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ACC News

Friedlander: Revisiting my preseason ACC football Crystal Ball predictions - Saturday Road (saturdayroad.com; Friedlander)


In baseball, you only get 3 strikes before getting called out and sent back to the dugout. When it comes to making preseason predictions, there’s no limit to how many times you can swing and miss.

And man, did I have my share of whiffs.

I did have a few hits along the way, including a home run or 2. But those aren’t the ones I’m usually reminded of by my “fans” on social media.

In case you’re not the type to have all my predictions bookmarked for future use, let me save you the trouble of going through them all to calculate my batting average with this rewind back to the start of the season (click on the team’s name to link to the original Crystal Ball story):

Boston College

Crystal Ball prediction: 6-6 (2-6)

Actual record: 6-6 (3-5)

Nailed it:
I hit the Eagles’ overall record. The combination of a favorable schedule, an improved running attack aided by the return of injured All-ACC guard Christian Mahogany and several important transfer additions led to a 3-win improvement over last year’s 3-9 record. The 6 wins earned them a trip to the Fenway Bowl — and helped me hit on another preseason prediction by saving coach Jeff Hafley’s job for at least another season.

Whiffed: While the result was spot on, the way it came about was anything but. The biggest difference was the leader who provided the spark for one of the most improved offenses in the ACC. All it took was a couple of possessions into the season opener against Northern Illinois for Hafley to replace incumbent starter Emmett Morehead – the quarterback he spent the entire offseason hyping – with Thomas Castellanos. The dual-threat UCF transfer rushed for over 900 yards and accounted for 26 touchdowns in adding a spark to the most improved offense in the ACC.

Notable: The Eagles were streaky. They bounced back from a 1-3 start by winning 5 straight only to finish the regular season with 3 straight losses. They still have a chance for their first 7-win season since 2018 with a win against SMU on Dec. 28. The key to BC’s turnaround was its offensive improvement. They raised their scoring average from from 17.6 points last year to 25.0 this year and after finishing last in the ACC at 63.3 yards per game on the ground in 2022, they’re now 3rd at 194.3

Quotable: “While the results weren’t there (in 2022), the development of young replacement players is now ahead of schedule because of the game reps they received.”

Clemson

Crystal Ball prediction: 11-1 (7-1)

Actual record: 8-4 (4-4)

Nailed it:
Welp, at least I got a couple of things right about the Tigers this season. They did avenge their disappointing 2022 losses to Notre Dame and arch-rival South Carolina while getting ambushed by NC State for their 2nd straight trip to Raleigh. But all my other predictions were as off-target as Clemson’s potential game-winning field goal against FSU.

Whiffed: Where to start? How about the positive influence new offensive coordinator Garrett Riley would have on young quarterback Cade Klubnik? Didn’t happen. Or the win against LSU that kept the Tigers’ ACC home winning streak at Death Valley going? Close, but no cigar. That’s more than can be said about my prediction of another ACC championship and a return to the College Football Playoff. Dabo Swinney’s team was virtually eliminated from both by Week 4, raising the panic level of Tyler from Spartanburg and the rest of those in orange to DEFCON 1 until a late surge that soothed at least some of the uncharacteristic disappointment.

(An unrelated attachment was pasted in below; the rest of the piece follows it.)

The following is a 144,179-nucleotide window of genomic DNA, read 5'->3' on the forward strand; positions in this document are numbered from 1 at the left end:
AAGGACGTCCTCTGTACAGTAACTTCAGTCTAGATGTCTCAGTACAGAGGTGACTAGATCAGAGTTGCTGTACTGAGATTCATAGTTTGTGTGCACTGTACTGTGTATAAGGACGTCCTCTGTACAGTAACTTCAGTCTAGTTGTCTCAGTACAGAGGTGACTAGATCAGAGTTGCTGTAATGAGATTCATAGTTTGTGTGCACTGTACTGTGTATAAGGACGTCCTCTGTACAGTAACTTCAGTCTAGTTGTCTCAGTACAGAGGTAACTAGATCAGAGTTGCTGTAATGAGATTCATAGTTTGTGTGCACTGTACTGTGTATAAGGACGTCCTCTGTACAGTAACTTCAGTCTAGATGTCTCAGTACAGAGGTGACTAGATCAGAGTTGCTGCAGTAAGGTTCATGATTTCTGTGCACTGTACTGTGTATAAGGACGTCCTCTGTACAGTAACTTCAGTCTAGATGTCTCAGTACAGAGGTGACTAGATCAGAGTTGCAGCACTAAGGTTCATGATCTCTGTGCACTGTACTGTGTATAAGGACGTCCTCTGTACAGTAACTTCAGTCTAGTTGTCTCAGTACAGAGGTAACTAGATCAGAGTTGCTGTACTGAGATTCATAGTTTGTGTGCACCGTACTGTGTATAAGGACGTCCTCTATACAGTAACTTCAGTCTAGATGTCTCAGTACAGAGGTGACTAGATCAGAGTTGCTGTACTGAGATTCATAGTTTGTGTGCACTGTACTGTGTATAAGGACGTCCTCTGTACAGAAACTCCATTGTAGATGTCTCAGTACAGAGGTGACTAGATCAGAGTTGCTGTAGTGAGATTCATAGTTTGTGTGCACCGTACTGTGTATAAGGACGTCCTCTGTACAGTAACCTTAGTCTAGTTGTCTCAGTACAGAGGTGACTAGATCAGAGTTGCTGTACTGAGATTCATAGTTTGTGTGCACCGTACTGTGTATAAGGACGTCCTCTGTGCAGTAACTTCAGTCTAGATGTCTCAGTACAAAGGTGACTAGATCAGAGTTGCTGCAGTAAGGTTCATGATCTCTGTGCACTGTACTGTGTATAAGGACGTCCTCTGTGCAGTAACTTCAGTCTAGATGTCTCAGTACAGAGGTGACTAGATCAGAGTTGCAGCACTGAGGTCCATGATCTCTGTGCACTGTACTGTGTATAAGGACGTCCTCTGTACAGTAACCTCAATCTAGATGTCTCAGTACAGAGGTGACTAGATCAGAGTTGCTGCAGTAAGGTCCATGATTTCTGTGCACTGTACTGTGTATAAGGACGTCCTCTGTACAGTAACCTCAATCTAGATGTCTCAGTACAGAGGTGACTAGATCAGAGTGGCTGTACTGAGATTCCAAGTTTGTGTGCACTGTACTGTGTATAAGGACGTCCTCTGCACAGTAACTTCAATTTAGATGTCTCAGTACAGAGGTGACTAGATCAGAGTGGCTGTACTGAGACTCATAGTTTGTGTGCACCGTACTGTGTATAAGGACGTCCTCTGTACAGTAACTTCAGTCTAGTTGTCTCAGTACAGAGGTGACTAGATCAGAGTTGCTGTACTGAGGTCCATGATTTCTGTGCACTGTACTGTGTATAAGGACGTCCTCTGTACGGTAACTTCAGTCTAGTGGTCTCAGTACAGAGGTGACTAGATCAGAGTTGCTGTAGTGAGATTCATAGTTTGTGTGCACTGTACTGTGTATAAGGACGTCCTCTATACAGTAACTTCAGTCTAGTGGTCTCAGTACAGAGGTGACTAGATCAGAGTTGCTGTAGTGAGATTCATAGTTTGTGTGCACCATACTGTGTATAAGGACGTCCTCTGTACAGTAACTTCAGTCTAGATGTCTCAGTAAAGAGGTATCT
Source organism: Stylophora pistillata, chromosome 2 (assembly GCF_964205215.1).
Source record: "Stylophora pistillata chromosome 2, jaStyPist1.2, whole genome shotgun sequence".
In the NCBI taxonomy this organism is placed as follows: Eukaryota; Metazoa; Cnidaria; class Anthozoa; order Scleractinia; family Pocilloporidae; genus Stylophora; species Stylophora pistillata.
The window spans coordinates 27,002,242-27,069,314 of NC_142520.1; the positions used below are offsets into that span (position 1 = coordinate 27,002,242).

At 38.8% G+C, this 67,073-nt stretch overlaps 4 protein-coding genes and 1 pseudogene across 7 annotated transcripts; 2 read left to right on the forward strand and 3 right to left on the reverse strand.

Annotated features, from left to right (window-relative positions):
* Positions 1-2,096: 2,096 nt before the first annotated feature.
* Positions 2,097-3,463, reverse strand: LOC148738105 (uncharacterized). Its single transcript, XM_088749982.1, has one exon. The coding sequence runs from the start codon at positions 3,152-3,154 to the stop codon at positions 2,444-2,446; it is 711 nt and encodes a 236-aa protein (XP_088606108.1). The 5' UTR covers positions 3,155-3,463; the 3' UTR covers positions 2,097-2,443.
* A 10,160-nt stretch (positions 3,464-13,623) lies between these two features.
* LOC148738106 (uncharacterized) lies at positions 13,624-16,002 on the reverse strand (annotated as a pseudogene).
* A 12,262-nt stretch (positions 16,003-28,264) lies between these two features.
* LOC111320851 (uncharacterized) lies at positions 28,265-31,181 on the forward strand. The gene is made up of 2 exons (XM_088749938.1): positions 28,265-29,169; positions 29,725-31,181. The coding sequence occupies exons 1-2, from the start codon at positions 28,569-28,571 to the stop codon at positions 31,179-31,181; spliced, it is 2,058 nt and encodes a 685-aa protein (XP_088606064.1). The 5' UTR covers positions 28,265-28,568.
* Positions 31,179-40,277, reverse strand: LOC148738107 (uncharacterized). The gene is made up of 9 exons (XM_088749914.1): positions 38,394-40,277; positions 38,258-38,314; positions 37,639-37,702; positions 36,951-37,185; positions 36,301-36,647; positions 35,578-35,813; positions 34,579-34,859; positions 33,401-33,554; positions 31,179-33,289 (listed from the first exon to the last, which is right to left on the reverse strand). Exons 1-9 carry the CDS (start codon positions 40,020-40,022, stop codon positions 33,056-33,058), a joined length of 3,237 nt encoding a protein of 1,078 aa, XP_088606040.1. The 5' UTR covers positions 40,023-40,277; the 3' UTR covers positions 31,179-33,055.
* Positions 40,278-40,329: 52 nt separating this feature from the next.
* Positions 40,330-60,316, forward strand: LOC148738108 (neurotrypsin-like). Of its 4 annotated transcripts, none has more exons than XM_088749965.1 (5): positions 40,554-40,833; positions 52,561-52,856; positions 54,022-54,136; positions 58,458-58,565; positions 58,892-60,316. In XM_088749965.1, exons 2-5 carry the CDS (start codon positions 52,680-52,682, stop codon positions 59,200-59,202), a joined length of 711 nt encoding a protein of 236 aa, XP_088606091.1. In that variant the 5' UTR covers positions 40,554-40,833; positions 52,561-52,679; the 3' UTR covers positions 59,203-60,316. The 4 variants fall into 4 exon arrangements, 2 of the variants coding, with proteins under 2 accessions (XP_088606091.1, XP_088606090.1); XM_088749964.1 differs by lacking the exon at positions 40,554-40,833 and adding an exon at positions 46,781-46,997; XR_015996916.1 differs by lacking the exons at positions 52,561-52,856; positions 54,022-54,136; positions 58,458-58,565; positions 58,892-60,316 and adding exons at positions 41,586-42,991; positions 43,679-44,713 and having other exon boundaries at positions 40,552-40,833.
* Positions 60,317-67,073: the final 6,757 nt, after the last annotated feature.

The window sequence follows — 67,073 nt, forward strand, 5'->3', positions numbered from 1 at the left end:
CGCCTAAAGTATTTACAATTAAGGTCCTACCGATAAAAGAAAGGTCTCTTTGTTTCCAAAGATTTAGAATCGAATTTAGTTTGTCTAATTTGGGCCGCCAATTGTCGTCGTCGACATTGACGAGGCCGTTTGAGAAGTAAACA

Notable: Clemson’s 4 losses were their most in a season since 2011. The 8 wins were its fewest since going 6-7 in 2010, Swinney’s 2nd full season on the job. On the plus side, Swinney passed the legendary Frank Howard as the winningest coach in school history when the Tigers beat Notre Dame on Nov. 4. It took him only 16 seasons to earn his 166 victories. It took Howard 30 to amass his 165.

Quotable: “With all the love Florida State has been getting this offseason, the Tigers aren’t attracting as much attention as usual. And they seem more than happy to use it to their advantage.”


Duke

Crystal Ball prediction: 8-4 (5-3)

Actual record: 7-5 (4-4)

Nailed it:
Obviously, no one could have predicted the injury issues that sidelined star quarterback Riley Leonard and other key players and ultimately derailed what started as a promising season. But when it comes to the end result, I was nearly spot on, right down to my prediction that the Blue Devils “will be right there for 3 quarters” against Notre Dame before letting a statement win slip away late.

Whiffed: The most glaring miss was that opening game against Clemson. While I was right about Duke having the edge in experience and at quarterback, I didn’t give it enough credit for being able to turn the advantages into a win. I also missed badly on my prediction that the Blue Devils’ defense would be just as opportunistic in forcing turnovers because of the large number of returning starters on defense. Wrong. After ranking among the nation’s leaders with 26 takeaways and a plus-16 turnover margin this year’s team forced only 14 (5 fumble recoveries, 9 interceptions) while its turnover margin dropped to plus-1.

Notable: The Blue Devils went 4-0 record at Wallace Wade Stadium against ACC opponents, the first time since 1989 that they went undefeated at home against conference foes. Despite the rash of injuries that kept the Blue Devils from reaching their potential, they’ll still finish the season at the Birmingham Bowl. It’s the 16th bowl game in program history and the 2nd in as many years of Mike Elko’s short tenure in Durham.